Black Studies

1. Discuss the four basic thrusts of the student movement which lead to the founding of Black Studies.
- The first would be the Civil Rights Movement (1960). This movement broke down the barriers of legal separation in public accommodations to achieve equality and justice for Blacks. It also helped organize Blacks into a self-conscious social force capable of defining, defending and advancing their interests. They also mobilized, organized and politicized thousands of Black students, and politicized many White students and their leaders through recruiting, training them and bringing them to the South to work in the struggle. The second is the Free Speech Movement (UC Berkeley, 1964) white students protest against the rigid, restrictive and unresponsive character of the university and demand for civil rights on campus. The Anti-Vietnam War Movement (1965) was the third movement and was a general student protest against the Vietnam War and university complicity in it through its cooperation with the government in recruitment and research and development programs. Finally, there was the Black Power Movement (1965), which led to direct establishment of Black Studies.
2. Discuss the emergence of Black Studies at SFSU. Identify the major groups involved and the contribution of Dr. Nathan Hare.
- The emergence of Black Studies at SFSU was led by black students. Students responded to national activism of the black power movement & watts revolt. During this the BSU, or Black Student Union, demanded a legitimate black studies department funded by college and controlled by black people. Another thing that they demanded was special admissions programs for black students. During this students went on strike and it causes the university to be shut down. In turn, SFSU became the first institution of education to establish a black studies program. It wasn’t only the students that were a major part of this, but also Dr. Nathan Hare. Dr. Hare was appointed coordinator of black studies in 1968 and given the task to formulate an autonomous black studies department. He played a major role in the Black Studies program.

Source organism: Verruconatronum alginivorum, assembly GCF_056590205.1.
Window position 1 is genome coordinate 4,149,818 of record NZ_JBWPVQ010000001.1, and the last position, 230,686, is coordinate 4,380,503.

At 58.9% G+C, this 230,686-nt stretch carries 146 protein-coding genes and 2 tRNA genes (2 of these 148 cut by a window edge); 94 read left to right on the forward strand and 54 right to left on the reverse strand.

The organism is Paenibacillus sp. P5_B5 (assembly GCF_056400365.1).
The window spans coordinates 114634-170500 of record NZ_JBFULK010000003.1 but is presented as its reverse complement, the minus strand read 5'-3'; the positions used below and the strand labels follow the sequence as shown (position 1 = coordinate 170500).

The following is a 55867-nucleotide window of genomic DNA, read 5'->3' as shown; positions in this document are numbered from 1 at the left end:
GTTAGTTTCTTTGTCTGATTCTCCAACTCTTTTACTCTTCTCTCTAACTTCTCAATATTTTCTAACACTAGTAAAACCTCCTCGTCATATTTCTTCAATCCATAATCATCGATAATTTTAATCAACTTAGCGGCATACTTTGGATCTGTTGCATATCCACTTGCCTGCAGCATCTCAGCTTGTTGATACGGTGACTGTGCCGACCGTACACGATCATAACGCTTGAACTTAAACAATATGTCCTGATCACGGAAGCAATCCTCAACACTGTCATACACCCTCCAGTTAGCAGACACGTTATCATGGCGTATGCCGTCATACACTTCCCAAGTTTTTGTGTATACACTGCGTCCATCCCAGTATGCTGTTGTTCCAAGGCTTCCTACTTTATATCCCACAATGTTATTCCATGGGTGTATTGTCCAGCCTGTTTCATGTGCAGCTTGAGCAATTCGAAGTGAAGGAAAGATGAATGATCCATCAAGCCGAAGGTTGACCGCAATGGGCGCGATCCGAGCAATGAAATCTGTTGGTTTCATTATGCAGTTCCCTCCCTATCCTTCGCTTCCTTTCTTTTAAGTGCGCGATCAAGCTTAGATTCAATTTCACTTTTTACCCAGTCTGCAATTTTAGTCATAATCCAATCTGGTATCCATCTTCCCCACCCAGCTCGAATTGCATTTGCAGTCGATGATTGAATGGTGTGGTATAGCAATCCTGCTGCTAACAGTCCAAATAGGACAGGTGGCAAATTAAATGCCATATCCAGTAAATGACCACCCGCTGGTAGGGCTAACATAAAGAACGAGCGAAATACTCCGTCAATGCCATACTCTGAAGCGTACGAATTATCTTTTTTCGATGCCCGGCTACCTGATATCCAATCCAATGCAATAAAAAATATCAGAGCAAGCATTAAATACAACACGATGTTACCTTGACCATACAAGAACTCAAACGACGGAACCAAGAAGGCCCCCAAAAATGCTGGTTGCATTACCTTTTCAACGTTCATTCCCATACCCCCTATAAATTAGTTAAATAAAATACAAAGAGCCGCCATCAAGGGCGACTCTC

3. What were the early academic and political concerns of the advocates of Black Studies?
- There were two major academic and political concerns of the advocates of Black Studies. The first was that there concerned that white studies would be seen as inadequate. At this time white studies posed as a model for everyone, and resistant to change. Black studies argued need to teach black studies from a black frame of mind, where whites seemed to be hesitant about that. The second is that there weren’t very many blacks on campus. Concerned with treatment of racism, they sought out to make blacks respected and politically involved on campus
4. What were the early objectives of Black Studies?
- There were different early objectives of Black Studies
-Teach black experience with special attention to history, culture and current issues
-Assemble & create body of knowledge that contributed to intellectual and political emancipation
-Create individuals who were dedicated to community service, stress importance for black intellectuals
-continue expansion of equally beneficial relationship between campus & community
-Establish position in the academy

5. Discuss the seven major contributions of Black Studies which establish its academic and social relevance.
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